The Gradual Changes of the Attitude of Czechoslovak Diplomacy toward the Arab-Israeli Conflict during the 1948–1967 Period

Keywords: Arab-Israeli conflict, Six-Day War, Czechoslovakia, Middle East, Cold War, Czechoslovak diplomacy


This study examines the evolution of Czechoslovak foreign policy towards selected actors of Arab-Israeli conflict in 1948–1967. Once very friendly relations of Czechoslovakia with Israel were soon replaced by a gradually developing cooperation with some Arab actors. However, even this partnership encountered several difficult moments. Despite long-term ideological disputes with Arab nationalist leaders, Czechoslovakia demonstrated unconditional support for the Arab coalition in the Six-Day War (1967), and the pro-Arab orientation had become the unquestionable line of Czechoslovak Middle East policy in the Cold War. Since the article is based on the New Cold War History approach, in addition to the previously unpublished information from the archival documents it also aims to offer a partial interpretation of Czechoslovakia’s diplomatic position as a satellite state of the Soviet Union with regard to its foreign policy strategies towards selected Middle Eastern Third world countries in the first two decades of the Cold War.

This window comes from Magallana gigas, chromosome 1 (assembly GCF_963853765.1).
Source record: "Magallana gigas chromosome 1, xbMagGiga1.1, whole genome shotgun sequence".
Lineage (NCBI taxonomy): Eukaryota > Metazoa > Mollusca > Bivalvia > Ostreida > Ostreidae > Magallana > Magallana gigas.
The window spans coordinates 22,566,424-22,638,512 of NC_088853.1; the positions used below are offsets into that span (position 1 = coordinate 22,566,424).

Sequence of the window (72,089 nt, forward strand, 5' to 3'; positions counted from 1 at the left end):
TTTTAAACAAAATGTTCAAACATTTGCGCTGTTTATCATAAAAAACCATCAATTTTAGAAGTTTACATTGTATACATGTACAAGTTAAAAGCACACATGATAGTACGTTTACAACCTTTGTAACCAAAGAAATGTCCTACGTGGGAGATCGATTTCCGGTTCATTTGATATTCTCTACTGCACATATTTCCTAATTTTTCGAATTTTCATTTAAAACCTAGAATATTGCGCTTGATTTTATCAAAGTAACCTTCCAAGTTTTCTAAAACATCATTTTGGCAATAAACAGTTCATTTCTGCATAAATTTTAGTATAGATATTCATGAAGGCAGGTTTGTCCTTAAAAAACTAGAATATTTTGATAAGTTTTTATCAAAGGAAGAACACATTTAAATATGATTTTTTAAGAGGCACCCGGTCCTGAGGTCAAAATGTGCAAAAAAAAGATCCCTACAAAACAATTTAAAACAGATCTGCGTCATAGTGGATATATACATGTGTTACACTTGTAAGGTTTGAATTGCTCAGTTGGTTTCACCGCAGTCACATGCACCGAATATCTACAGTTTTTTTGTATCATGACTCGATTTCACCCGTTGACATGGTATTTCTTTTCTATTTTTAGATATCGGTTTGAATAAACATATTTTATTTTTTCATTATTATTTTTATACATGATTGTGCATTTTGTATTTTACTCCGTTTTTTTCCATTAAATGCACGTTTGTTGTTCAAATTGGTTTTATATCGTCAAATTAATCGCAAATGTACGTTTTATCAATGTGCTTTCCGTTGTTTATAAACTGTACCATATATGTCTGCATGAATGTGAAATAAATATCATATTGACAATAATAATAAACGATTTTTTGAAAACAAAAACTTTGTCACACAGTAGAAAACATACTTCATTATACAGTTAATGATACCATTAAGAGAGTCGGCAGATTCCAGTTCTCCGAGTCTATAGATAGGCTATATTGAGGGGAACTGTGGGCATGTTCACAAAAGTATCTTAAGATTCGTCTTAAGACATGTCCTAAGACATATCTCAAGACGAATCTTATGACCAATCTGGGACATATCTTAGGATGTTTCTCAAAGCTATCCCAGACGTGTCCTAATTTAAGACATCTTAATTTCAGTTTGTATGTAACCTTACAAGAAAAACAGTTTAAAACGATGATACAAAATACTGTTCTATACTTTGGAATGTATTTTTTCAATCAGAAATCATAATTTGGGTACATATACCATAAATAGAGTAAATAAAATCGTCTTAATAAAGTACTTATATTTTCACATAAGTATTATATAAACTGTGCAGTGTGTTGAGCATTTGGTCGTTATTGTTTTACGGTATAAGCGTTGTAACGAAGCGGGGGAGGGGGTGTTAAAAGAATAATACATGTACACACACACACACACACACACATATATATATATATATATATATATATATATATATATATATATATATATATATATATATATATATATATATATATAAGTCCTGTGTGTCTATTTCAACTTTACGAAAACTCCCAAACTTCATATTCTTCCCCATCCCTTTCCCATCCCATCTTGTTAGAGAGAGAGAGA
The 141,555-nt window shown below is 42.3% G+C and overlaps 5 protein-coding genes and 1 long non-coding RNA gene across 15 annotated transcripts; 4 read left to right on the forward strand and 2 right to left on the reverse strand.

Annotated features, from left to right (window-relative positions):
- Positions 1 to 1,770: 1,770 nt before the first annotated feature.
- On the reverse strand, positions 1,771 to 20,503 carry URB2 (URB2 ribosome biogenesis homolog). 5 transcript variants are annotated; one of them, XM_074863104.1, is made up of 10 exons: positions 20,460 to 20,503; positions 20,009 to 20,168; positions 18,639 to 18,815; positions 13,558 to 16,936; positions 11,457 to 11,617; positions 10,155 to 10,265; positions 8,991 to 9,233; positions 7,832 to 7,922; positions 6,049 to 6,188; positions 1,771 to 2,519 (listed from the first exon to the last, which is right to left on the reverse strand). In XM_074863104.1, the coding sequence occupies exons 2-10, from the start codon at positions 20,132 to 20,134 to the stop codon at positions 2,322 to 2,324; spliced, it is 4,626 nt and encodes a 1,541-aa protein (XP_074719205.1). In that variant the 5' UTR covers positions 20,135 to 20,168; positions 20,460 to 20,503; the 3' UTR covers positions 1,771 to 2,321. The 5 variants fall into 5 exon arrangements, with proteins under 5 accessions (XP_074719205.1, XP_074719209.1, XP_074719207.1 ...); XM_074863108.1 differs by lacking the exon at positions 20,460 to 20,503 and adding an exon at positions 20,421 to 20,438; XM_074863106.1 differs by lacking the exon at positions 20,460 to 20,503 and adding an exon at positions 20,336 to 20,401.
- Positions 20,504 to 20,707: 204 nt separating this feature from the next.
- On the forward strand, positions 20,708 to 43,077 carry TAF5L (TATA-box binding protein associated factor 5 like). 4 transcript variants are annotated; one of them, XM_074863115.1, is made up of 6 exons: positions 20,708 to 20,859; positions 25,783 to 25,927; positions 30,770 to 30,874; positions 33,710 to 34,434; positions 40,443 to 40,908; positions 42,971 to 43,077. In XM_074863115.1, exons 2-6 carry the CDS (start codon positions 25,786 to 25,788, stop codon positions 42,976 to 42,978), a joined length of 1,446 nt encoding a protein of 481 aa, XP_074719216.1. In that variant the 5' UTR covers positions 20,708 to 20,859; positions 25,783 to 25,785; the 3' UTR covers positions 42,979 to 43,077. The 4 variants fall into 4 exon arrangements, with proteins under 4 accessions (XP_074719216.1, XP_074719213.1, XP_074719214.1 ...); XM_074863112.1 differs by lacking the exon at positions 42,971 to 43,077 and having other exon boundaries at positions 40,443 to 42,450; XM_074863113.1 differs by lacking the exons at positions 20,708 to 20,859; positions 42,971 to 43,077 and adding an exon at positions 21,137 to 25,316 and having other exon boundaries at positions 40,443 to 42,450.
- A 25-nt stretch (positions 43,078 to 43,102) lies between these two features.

Author Biography

Eva Taterová, Institute of Contemporary History of the Czech Academy of Sciences,

Eva Taterova is a researcher at the Institute of Contemporary History of the Czech Academy of Sciences, Czech Republic. She earned her PhD in International Relations from Masaryk University, Czech Republic, and her M.A. degree in Middle Eastern Studies from Ben-Gurion University of the Negev, Israel. In the spring semester of 2017 she taught Czech history within the Frank A. Belousek Fellowship Program at the University of Nebraska-Lincoln, USA in the capacity of a visiting scholar. Her research interests include foreign policy and diplomacy of Czechoslovakia during the Cold War, the Arab-Israeli conflict, politics and history of the Middle East, and anti-Semitism in Central Europe.

Research Articles